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Fat Man and Little Boy
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by Jack Sommersby

"A Bomb, Unfortunately"
2 stars

Quite the box-office flop given its considerable budget and paltry take-in.

Boasting a stupendous production design by Gregg Fonseca, evocative cinematography by the best-in-the-business Vilmos Zsigmond, and luxurious location shooting in Mexico, the big-budget docudrama Fat Man and Little Boy is an exceedingly good-looking production in that it convincingly transports the audience to a specific time and place. It starts out in the year 1942, nine months after Pearl Harbor, and centers on the legendary engineer General Leslie Groves who was responsible for constructing the massive Pentagon building who, in the middle of World War II, rather than being assigned to lead men in combat as is his feverish desire is ordered to head a top-secret Army operation to develop an atomic bomb before the Germans develop one of their own. We forward a year later to Los Alamos, New Mexico, where an intricate research facility has been constructed where the best scientific minds in the world are culled together to make the ultimate weapon comprised of unstable U-235 grade-A plutonium. And recruited to supervise this is the genius of a Berkeley nuclear theorist J. Robert Oppenheimer despite his associations with what are perceived as communist sympathies, with a mere nineteen-months deadline to produce the bomb with an initial budget of just one-billion but steadily escalates to closer to two-billion with all the unforeseen set-backs, with Groves continually worried how he'll explain a failure to a Senate inquiry. Paul Newman plays the martinet Groves and Dwight Schultz the eccentric Oppenheimer, and while their early scenes show some promise the movie is too heavy-handed in nailing these characters down and deprives us of the potential comical interplay between these diametric opposites - everything we get is strictly on the surface, and time and time again we wish for their scenes together to have more definition and finesse, not to mention unpredictability and flourish. This is maybe the first time I've seen Newman not enjoying himself on the screen, going through the motions without much in the way of inspiration; and Schultz, who could've used some of the outlandishness he displayed as the Vietnam veteran "Howling Mad" Murdoch in the enjoyable TV-series "The A-Team," is disappointingly mannered and studied - both of them seem to be sublimating their alert reserve and instincts to fuse with a "realism" that just doesn't get the movie much anywhere when a more colorful contrast between the two would've given the proceedings some real life. The director, Roland Joffe, who gave us the overrated The Killing Fields and justly-criticized The Mission, co-wrote the screenplay with Fields scribe Bruce Robinson (they're both Brits), and he lets the potential of the material slip right through his fingers. Working in the 2.35:1 aspect ratio Joffe gives us several outstanding widescreen compositions, but as in his other efforts he's incapable of establishing a viable through-line that would fluidly segue from one scene to another, chiefly due to his inability at locating and emphasizing the dramatic impetus when it's most needed. Fat Man and Little Boy, despite the story's race-to-build-the-bomb timetable, has absolutely no immediacy, and by the one-hour mark becomes awfully episodic and eventually downright enervating. The movie is wildly overstuffed with superfluous subplots involving Oppenheimer's socialist card-carrying mistress he flies to San Francisco to see, a meeting of conscience-laden scientists objecting to the project being used as a weapon after the war has officially ended, and a romantic interlude with a military nurse and an ace Chicago physicist (John Cusack, who delivers the best performance). Oh, there's the occasional bit of biting dialogue to be had, as when Oppenheimer barks at Groves, "Quit playing God - you're not good at it, and the position is taken," and there's an appropriately harrowing sequence where someone is accidentally exposed to an ultra-lethal dose of radiation, but by and large Fat Man and Little Boy (the title refers to the nicknames of the U.S. bombs dropped on the Japanese cities of Hiroshima and Nagasaki) is pretty much ado about nothing. Unfocused and meandering, it's direly devoid of the power to truly detonate and make anything of a lasting impression.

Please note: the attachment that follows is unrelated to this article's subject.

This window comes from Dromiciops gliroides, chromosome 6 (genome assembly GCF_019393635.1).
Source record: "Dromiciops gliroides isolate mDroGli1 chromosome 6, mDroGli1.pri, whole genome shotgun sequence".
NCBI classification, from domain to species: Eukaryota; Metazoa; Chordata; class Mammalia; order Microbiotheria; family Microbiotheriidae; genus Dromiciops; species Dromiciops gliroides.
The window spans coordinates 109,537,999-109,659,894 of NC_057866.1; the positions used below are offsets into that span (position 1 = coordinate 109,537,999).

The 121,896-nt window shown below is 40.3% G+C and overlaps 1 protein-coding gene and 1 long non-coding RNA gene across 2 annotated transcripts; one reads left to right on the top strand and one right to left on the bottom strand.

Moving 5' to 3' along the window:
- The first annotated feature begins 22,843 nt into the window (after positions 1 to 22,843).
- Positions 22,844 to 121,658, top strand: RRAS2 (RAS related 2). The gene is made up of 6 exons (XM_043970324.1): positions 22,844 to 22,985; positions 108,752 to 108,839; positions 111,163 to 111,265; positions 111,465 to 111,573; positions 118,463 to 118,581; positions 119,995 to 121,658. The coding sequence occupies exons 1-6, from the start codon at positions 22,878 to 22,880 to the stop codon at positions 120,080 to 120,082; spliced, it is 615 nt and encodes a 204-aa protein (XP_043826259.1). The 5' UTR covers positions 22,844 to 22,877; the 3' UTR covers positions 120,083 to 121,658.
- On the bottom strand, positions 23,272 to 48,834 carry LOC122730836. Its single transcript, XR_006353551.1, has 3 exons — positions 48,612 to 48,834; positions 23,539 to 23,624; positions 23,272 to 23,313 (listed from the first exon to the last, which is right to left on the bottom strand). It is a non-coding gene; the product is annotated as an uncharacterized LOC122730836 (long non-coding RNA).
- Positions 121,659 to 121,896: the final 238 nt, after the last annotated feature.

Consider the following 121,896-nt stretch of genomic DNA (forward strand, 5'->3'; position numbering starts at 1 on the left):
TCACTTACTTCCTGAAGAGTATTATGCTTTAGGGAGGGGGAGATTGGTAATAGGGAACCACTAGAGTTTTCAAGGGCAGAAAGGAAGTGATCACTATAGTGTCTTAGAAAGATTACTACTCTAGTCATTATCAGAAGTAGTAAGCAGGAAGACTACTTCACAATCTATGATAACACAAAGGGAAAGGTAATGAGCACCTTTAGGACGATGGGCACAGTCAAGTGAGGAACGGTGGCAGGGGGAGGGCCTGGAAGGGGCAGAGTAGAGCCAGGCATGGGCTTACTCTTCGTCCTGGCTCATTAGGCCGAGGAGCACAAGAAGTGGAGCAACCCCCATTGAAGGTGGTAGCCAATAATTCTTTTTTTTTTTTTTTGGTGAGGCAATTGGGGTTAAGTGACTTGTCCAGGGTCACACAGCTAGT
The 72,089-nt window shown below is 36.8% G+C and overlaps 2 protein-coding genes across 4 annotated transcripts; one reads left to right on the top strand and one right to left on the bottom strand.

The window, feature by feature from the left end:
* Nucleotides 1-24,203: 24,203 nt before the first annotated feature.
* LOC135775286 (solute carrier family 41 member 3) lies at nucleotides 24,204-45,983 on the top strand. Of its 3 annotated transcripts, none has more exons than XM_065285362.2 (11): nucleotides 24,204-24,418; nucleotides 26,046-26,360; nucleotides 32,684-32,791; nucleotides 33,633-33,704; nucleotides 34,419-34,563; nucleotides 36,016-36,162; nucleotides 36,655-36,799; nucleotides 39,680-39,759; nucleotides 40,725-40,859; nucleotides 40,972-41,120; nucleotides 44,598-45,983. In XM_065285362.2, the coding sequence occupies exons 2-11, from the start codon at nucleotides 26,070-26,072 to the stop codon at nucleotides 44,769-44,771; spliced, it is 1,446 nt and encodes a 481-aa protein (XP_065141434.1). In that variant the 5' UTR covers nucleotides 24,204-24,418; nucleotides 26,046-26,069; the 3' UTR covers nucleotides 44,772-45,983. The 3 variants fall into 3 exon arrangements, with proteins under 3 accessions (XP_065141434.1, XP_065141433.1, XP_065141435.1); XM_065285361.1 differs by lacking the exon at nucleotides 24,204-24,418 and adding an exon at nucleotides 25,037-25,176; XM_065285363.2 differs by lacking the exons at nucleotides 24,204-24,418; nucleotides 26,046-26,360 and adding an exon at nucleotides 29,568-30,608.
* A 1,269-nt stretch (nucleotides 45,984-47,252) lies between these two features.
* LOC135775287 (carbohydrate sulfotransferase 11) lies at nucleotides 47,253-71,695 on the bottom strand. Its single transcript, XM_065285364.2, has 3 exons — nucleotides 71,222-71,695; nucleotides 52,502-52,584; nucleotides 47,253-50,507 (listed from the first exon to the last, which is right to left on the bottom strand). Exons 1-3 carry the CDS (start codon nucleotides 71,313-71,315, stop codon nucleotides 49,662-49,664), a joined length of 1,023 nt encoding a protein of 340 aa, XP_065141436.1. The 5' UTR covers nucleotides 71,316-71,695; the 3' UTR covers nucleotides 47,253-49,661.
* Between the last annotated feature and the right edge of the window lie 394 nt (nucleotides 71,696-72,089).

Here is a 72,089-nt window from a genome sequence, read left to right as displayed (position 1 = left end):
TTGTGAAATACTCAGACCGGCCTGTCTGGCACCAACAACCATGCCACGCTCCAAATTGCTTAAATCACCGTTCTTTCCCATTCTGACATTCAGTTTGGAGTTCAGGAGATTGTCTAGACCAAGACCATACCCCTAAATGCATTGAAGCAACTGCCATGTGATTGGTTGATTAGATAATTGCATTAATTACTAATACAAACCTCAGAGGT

Better off reading the particulars in a non-fiction book.

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originally posted: 12/01/20 13:12:49
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  02-Jul-1989 (PG-13)



Directed by
  Roland Joffé

Written by
  Bruce Robinson
  Roland Joffé

  Paul Newman
  Dwight Schultz
  John Cusack
  Laura Dern
  Bonnie Bedelia

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